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When a recalled product sold second-hand causes injury or death

Thanks to the internet and social media, there are so many places Louisiana residents can list items they no longer need for sale. It can be a great way to earn a little side cash for the sellers, and a good way for buyers to find the products they want at a fraction of their regular retail price. The problem is, most people who post items in second-hand marketplaces do not pay attention to recall notices, so these items may cause others to suffer injury or death.

How big of a problem is this? Who is responsible if the recalled item sold second-hand causes harm to its new owner or his or her family members?

How big is the problem?

All it takes is a quick internet search to find hundreds, if not thousands, of recalled products listed for sale locally on marketplace sites. So, it is a significant problem.

An example of a popular item that has been frequently posted for sale over the past few months, despite its recall status, is the Fisher-Price Rock 'n Play Sleeper. Those individuals selling them used swear these sleepers were the best thing for their babies. The problem is, dozens of infants have died while sleeping in them due to their inclined position. People still buy them used, though, because they are unaware of their recall status. People want to believe the items they purchase, even second-hand, are safe.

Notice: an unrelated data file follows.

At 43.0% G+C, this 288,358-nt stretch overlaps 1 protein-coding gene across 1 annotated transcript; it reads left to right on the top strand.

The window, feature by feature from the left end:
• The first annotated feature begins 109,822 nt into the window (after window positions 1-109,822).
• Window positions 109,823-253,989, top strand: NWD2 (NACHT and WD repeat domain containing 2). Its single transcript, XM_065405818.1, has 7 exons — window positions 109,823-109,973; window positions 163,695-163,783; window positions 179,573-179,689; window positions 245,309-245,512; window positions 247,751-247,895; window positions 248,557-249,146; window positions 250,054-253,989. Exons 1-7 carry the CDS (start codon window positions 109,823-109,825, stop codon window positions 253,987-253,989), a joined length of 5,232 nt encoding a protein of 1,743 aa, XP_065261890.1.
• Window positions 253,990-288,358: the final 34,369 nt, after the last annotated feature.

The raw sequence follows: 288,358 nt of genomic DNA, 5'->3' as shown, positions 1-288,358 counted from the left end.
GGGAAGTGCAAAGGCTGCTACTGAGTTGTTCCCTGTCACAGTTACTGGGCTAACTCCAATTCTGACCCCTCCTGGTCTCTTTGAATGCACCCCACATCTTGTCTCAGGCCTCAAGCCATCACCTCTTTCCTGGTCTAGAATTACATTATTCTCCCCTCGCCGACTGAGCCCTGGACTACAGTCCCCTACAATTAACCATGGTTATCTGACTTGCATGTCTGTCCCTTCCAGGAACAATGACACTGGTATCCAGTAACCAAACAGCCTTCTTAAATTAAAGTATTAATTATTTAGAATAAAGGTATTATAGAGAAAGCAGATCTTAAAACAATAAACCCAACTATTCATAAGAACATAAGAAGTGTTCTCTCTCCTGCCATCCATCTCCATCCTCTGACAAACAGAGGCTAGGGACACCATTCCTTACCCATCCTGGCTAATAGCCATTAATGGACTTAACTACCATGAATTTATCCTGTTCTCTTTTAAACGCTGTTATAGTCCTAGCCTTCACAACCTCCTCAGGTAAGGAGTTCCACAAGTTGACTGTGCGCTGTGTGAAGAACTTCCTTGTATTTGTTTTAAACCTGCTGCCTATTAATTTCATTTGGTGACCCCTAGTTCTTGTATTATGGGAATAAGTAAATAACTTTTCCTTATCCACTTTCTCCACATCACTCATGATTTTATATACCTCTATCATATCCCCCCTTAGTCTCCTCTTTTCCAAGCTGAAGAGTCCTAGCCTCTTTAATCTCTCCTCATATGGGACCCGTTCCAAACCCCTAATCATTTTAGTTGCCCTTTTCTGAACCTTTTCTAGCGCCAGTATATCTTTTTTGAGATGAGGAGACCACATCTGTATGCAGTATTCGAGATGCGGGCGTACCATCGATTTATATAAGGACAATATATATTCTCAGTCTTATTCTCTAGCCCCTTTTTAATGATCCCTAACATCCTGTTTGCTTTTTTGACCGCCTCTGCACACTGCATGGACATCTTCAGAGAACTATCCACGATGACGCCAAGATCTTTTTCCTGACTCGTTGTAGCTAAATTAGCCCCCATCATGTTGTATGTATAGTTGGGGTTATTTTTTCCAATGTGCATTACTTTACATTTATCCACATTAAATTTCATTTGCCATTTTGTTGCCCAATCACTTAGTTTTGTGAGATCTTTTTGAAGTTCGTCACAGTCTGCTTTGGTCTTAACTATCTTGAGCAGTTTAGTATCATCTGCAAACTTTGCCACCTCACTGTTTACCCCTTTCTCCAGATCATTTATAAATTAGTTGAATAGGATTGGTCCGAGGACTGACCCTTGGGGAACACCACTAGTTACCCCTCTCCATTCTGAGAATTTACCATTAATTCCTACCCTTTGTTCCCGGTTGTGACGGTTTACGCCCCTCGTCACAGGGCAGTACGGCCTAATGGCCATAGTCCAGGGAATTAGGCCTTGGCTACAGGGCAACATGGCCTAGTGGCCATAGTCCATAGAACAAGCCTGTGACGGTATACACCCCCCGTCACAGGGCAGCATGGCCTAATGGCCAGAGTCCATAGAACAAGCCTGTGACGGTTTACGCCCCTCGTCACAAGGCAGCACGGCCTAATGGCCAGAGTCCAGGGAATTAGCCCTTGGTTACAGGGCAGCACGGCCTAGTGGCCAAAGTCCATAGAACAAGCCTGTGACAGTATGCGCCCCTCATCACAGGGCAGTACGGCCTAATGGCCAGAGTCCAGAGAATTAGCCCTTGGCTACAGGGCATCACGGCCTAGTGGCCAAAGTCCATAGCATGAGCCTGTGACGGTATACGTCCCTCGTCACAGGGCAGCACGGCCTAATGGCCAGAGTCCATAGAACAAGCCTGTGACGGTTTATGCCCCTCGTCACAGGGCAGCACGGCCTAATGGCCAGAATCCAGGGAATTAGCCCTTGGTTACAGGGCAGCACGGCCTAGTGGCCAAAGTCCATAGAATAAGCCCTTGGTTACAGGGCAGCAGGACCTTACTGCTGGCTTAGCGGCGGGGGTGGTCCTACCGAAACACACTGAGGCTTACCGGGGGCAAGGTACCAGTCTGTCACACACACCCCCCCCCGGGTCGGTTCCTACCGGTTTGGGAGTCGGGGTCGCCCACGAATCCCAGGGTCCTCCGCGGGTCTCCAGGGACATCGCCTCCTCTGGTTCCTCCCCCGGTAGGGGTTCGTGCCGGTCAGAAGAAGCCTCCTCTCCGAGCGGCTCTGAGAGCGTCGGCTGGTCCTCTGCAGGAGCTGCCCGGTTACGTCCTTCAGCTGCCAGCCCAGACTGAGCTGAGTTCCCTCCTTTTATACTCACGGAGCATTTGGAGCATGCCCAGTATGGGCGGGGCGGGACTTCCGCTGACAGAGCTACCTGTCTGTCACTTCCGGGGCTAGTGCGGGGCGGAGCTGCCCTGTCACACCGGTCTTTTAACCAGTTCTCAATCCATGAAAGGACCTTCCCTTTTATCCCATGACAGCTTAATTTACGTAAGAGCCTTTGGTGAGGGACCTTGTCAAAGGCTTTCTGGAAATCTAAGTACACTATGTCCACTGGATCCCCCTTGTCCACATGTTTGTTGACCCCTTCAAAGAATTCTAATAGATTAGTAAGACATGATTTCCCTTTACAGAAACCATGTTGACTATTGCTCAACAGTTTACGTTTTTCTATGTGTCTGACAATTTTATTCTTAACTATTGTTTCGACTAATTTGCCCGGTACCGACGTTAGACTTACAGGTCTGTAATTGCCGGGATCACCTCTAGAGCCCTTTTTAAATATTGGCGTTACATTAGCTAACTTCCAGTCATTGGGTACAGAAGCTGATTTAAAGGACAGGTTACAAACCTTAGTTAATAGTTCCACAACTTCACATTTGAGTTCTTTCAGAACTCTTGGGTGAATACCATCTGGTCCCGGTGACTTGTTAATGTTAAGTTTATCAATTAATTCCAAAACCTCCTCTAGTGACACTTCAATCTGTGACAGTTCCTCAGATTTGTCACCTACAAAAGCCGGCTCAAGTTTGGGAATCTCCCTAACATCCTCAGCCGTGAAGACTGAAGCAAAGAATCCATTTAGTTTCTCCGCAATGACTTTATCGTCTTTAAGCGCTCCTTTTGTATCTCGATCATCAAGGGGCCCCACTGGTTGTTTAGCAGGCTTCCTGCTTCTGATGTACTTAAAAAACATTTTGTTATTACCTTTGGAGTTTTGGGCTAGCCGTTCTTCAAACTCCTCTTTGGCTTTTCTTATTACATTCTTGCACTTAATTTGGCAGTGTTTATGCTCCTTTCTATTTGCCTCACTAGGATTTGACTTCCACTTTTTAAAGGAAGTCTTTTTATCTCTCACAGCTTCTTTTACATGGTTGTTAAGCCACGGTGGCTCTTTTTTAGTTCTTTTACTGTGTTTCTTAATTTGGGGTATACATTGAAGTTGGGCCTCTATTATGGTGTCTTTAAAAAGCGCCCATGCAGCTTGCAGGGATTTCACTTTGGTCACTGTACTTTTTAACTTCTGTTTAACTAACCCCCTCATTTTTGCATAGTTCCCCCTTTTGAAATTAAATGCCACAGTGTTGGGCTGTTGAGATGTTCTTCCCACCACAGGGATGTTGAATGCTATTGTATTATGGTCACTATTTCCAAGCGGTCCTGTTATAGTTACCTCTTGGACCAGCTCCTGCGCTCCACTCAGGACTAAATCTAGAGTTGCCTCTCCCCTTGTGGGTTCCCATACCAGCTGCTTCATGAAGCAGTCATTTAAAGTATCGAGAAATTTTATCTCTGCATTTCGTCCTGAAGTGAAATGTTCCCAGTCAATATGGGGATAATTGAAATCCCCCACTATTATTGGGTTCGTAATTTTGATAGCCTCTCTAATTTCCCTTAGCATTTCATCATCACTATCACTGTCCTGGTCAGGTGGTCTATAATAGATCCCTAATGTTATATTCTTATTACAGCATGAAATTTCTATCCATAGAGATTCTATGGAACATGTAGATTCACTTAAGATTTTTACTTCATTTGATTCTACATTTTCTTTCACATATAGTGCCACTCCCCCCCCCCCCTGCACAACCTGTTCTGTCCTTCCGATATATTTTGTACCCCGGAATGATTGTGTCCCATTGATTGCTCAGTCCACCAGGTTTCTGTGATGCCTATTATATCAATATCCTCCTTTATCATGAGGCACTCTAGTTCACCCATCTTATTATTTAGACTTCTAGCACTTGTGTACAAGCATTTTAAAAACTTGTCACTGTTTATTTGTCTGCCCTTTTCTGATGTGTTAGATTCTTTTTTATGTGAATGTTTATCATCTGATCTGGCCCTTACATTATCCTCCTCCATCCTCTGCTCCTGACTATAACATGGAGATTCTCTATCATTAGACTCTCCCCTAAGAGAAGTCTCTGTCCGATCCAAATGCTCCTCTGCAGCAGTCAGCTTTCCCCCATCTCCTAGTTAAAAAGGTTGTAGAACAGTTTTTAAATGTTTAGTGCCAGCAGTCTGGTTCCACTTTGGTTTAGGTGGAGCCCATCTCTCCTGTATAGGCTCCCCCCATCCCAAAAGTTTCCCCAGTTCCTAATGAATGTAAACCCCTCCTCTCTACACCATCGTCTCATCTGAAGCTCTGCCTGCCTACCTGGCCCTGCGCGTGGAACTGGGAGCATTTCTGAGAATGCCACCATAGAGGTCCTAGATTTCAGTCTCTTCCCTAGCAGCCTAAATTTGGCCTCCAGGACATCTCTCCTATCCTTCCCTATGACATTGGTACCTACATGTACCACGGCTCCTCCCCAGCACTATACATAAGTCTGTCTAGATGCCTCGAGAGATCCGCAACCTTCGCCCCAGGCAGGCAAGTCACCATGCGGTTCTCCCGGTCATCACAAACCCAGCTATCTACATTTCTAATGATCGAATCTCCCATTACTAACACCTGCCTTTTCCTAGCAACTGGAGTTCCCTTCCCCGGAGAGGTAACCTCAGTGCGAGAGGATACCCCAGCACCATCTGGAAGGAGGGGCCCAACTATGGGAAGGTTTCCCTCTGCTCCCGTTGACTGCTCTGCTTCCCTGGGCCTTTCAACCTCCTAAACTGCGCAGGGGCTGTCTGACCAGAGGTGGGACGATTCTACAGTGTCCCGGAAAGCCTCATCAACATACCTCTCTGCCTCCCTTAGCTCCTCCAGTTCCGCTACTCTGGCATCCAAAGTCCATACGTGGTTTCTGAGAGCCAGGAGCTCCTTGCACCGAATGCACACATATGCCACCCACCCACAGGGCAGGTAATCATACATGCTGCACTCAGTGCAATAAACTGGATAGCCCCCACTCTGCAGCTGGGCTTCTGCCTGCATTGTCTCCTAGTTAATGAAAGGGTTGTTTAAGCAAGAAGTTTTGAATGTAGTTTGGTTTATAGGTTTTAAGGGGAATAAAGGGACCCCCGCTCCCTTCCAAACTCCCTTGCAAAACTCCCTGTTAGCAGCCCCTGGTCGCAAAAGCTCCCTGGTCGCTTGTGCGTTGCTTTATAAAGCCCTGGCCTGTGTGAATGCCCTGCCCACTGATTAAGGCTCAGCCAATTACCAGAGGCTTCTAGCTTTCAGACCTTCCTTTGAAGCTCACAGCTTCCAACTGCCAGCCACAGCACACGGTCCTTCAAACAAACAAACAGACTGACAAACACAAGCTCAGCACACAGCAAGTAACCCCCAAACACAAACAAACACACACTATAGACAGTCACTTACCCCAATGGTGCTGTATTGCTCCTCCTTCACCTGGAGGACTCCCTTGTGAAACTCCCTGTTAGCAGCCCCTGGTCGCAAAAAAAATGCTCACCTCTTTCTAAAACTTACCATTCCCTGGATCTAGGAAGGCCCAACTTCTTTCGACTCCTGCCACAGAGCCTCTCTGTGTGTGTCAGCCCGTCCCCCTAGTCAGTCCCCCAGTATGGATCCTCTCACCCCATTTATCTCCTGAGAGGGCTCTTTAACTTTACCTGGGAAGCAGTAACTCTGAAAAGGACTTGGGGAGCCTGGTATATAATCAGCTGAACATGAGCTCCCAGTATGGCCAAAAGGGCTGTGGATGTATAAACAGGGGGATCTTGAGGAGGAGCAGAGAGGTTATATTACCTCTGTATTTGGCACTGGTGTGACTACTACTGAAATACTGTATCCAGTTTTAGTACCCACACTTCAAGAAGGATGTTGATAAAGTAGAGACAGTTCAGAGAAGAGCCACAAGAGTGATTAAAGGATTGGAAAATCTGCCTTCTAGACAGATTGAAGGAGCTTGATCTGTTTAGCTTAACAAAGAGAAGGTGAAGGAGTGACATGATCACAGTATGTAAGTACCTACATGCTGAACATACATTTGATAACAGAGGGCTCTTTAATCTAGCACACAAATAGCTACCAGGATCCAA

Liability lies with whom?

Legally, retailers must pull recalled items from store shelves. Shouldn't second-hand sellers have to follow the same standard? What about the sites where they post these items -- do these companies hold any responsibility for allowing the sale of defective and dangerous products? As selling recalled products is against the law, liability may lie with:

  • The product manufacturer
  • Marketplace sites
  • Second-hand sellers

Lawmakers know this is a problem and are encouraging resale sites to do more to prevent the selling of recalled products through their marketplaces. When it comes to the sleeper discussed above, Fisher-Price is reaching out to these companies, as well, to have the recalled product removed from their sites -- something all companies should do. When it comes to the sellers, they need to take the time to check product recalls before they put things up for sale.

Seeking compensation

If a recalled product ended up in your home because you bought it second-hand, and that product caused your family harm and loss, you may have legal recourse. After a careful case review, if taking legal action is appropriate, you may be able to file civil claims against all parties believed responsible for your losses.

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